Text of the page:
5 Most Common Questions About The Tax Cuts & Job Act
Apr. 23, 2018 Article

Five Most Common Questions About The Tax Cuts & Jobs Act


New Tax Laws Could Impact Your 2018 Tax Filings

Question #1: Will it still make sense for me to itemize deductions on my taxes?

Answer: With the new tax plan, there is a standard deduction of $24,000 for couples and $12,000 for singles. If your itemized deductions are over $12,000 or $24,000, respectively, then it may make sense to utilize those vs. the standard deduction.

Keep in mind, though, that some of the items you may have deducted in the past, now have monetary limits or are no longer able to be deducted for example, state and local income taxes (SALT) are now limited to $10,000.

Question #2: Will I still be able to deduct interest from my home equity line of credit?

Answer: You can no longer deduct interest on your home equity loan unless it is used to substantially improve a qualified residence or acquire a second home. So, if you use you HELOC to purchase a car, as an example, that interest will no longer qualify. In addition, there are new rules on deducting your mortgage interest.

Question #3: I utilize a 529 plan to save for my child’s college education. Is it still a viable savings tool under the new tax laws?

Answer: Yes. In fact, the uses for the funds in the 529 plan have been expanded under the new Tax Cuts and Jobs Act. The new law permits qualified education expenses to include elementary school and secondary school, not just college.

However, it limits the 529 distribution for elementary and secondary school to $10,000 annually per beneficiary.

Question #4: With the passing of the Tax Cuts and Jobs Act, and the changes to the estate and gift tax, I’ve been advised to review my estate plan. Why is that?

Answer: Prior to 2018, the tax laws permitted you to transfer $5 million ($10 million if married) during life, or upon death, without being taxed. The new tax law doubles the exemption amount.

For 2018, with inflation adjustments factored in, individuals are expected to have an $11.2 million exemption ($22.4 million if married). This exemption increase is temporarily in effect for 2018 through 2025.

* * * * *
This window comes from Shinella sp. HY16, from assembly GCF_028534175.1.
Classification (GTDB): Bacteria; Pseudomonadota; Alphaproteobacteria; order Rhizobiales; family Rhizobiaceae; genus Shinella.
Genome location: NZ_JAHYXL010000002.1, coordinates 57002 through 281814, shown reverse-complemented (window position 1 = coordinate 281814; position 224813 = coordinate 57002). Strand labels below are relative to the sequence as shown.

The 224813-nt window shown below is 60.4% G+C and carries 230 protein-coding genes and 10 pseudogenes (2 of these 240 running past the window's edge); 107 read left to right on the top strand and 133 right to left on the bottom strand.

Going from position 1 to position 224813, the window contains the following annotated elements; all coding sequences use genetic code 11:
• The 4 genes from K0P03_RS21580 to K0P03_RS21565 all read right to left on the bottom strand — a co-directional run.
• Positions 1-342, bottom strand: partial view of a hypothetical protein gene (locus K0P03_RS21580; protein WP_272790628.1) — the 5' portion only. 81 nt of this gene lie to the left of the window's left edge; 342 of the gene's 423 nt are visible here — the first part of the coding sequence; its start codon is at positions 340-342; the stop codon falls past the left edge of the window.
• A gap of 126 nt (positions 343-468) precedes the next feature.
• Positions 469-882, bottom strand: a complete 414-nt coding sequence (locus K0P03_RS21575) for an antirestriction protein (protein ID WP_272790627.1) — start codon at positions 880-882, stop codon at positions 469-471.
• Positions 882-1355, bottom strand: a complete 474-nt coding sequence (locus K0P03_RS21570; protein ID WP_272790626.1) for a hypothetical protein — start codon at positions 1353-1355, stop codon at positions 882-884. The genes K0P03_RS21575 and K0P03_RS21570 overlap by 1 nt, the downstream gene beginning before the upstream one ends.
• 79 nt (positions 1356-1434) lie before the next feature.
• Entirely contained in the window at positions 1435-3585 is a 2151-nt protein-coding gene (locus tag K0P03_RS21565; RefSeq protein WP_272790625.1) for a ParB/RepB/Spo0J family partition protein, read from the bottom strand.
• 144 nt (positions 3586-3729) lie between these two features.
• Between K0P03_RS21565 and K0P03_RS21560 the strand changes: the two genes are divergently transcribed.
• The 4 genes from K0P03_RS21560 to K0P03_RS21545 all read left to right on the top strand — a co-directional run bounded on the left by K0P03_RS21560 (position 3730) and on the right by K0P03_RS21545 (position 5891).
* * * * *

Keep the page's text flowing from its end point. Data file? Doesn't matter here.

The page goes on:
It’s a good time to review your estate plan to ensure it will accomplish what you initially intended it to. With the temporary increase in lifetime giving, it’s also a good time to explore new planning opportunities, such as:

  • Qualified Personal Residence Trusts (QPRTs)
  • Grantor Retained Annuity Trusts (GRATs)
  • Asset protection trusts
  • Spousal trusts
  • Gifting family LLC interests

Question #5: Will the new plan impact my state tax filings?

Answer: The simple answer is, it depends. With the changes to the standard deduction limits, many tax payers will be begin using it instead of itemizing deductions. You’ll want your tax professional to look at how this will impact your state tax filings because some states may require you to use the state’s standard deduction, which could be lower than the federal. If so, you may find your state tax amount increase since your state’s AGI will be higher with the state’s standard deduction.

The information contained herein is not intended to be personal legal, investment or tax advice or a solicitation to buy or sell any security or engage in a particular investment strategy. Nothing herein should be relied upon as such. The views expressed are for commentary purposes only and do not take into account any individual personal, financial, or tax considerations. Please consult with a tax professional. There is no guarantee that any claims made will come to pass. Investors should consider the investment objectives, risks, charges, and expenses associated with 529 plans before investing. More information about specific 529 plans is available in each issuer’s official statement, which should be read carefully before investing.

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